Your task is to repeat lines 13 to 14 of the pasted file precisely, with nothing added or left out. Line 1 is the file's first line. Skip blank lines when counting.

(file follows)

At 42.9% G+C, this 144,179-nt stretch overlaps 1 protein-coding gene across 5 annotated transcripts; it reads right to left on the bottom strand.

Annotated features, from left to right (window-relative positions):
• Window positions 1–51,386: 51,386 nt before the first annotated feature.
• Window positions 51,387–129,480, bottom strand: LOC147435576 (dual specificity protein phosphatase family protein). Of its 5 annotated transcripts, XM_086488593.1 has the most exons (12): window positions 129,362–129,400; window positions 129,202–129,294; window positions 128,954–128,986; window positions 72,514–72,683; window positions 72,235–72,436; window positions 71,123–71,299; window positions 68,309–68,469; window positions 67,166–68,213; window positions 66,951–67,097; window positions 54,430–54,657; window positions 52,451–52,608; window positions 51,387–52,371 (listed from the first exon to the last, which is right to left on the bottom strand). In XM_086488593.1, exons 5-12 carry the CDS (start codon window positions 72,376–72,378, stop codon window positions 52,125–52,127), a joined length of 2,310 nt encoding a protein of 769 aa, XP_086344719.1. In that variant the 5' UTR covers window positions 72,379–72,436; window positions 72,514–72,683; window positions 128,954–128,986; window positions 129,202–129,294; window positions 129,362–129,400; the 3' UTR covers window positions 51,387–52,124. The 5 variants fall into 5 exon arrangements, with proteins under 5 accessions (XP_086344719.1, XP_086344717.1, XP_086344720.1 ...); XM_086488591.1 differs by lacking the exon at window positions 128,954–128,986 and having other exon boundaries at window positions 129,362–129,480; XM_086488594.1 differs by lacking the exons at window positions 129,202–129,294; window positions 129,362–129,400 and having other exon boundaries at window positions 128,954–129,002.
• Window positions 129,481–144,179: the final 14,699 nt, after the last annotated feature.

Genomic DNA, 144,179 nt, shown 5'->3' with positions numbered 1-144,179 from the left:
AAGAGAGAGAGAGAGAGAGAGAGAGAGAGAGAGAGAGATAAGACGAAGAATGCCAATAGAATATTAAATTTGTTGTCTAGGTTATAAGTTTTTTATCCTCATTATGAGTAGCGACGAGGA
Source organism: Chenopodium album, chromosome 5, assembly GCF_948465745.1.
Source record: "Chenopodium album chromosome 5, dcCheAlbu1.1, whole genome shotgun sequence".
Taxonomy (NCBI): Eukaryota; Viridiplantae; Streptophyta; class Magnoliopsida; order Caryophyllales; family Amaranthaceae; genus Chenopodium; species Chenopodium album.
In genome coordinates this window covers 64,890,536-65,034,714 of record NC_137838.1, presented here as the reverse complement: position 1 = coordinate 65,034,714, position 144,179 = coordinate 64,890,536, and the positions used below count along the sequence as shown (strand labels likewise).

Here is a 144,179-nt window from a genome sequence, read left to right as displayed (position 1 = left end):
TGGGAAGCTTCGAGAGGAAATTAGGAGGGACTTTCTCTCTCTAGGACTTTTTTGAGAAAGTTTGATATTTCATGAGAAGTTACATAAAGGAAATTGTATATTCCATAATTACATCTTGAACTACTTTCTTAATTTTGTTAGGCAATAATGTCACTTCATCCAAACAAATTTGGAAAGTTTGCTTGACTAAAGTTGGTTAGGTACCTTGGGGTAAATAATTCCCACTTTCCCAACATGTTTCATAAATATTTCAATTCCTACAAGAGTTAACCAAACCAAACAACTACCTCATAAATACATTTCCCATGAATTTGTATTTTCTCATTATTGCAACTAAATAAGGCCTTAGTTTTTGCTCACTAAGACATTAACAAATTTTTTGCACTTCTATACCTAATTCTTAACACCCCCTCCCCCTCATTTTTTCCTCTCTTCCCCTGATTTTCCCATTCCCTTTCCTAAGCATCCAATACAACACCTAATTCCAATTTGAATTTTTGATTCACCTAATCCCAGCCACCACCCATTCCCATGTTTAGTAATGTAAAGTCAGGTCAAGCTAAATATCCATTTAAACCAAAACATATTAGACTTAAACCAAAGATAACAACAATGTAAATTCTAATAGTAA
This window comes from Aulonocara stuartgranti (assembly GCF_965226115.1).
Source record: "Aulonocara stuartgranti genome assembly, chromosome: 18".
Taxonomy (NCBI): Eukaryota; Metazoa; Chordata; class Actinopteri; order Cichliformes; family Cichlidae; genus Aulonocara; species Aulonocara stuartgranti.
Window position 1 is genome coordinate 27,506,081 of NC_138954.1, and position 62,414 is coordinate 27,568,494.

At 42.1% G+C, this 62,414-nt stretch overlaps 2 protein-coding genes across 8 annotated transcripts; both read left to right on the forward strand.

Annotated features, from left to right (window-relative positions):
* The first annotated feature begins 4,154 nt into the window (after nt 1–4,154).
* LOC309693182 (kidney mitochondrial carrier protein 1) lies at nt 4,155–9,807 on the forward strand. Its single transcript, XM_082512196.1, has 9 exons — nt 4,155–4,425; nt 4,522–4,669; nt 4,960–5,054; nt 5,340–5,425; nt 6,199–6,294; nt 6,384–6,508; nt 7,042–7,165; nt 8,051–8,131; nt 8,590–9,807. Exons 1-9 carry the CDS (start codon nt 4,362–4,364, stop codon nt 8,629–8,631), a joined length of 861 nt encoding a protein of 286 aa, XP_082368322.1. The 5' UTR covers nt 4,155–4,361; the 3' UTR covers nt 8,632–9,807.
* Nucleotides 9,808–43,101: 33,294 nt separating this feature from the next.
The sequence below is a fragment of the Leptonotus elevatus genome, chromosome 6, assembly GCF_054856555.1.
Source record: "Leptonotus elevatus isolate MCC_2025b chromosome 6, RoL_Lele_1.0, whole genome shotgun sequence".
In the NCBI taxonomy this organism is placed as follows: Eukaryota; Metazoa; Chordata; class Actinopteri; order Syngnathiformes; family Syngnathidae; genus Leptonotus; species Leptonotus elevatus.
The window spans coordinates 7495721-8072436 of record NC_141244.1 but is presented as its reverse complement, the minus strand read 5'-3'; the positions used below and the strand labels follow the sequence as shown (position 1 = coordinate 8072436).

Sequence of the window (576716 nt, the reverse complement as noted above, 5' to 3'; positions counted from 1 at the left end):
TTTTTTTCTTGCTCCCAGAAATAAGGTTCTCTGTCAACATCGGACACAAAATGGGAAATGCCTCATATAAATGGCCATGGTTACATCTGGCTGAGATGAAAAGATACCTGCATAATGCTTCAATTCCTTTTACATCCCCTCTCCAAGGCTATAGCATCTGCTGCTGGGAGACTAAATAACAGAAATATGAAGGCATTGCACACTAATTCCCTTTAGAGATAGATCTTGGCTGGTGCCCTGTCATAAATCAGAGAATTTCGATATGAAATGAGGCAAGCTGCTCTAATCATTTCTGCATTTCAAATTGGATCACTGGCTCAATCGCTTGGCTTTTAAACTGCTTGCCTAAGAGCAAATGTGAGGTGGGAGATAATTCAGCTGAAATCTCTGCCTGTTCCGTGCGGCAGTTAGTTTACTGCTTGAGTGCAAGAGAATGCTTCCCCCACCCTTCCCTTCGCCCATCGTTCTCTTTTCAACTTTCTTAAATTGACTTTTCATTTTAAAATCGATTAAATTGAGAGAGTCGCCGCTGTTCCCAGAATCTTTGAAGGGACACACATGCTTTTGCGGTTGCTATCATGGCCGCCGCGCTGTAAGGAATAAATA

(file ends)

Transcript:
TGGGAAGCTTCGAGAGGAAATTAGGAGGGACTTTCTCTCTCTAGGACTTTTTTGAGAAAGTTTGATATTTCATGAGAAGTTACATAAAGGAAATTGTATATTCCATAATTACATCTTGAACTACTTTCTTAATTTTGTTAGGCAATAATGTCACTTCATCCAAACAAATTTGGAAAGTTTGCTTGACTAAAGTTGGTTAGGTACCTTGGGGTAAATAATTCCCACTTTCCCAACATGTTTCATAAATATTTCAATTCCTACAAGAGTTAACCAAACCAAACAACTACCTCATAAATACATTTCCCATGAATTTGTATTTTCTCATTATTGCAACTAAATAAGGCCTTAGTTTTTGCTCACTAAGACATTAACAAATTTTTTGCACTTCTATACCTAATTCTTAACACCCCCTCCCCCTCATTTTTTCCTCTCTTCCCCTGATTTTCCCATTCCCTTTCCTAAGCATCCAATACAACACCTAATTCCAATTTGAATTTTTGATTCACCTAATCCCAGCCACCACCCATTCCCATGTTTAGTAATGTAAAGTCAGGTCAAGCTAAATATCCATTTAAACCAAAACATATTAGACTTAAACCAAAGATAACAACAATGTAAATTCTAATAGTAA
This window comes from Aulonocara stuartgranti (assembly GCF_965226115.1).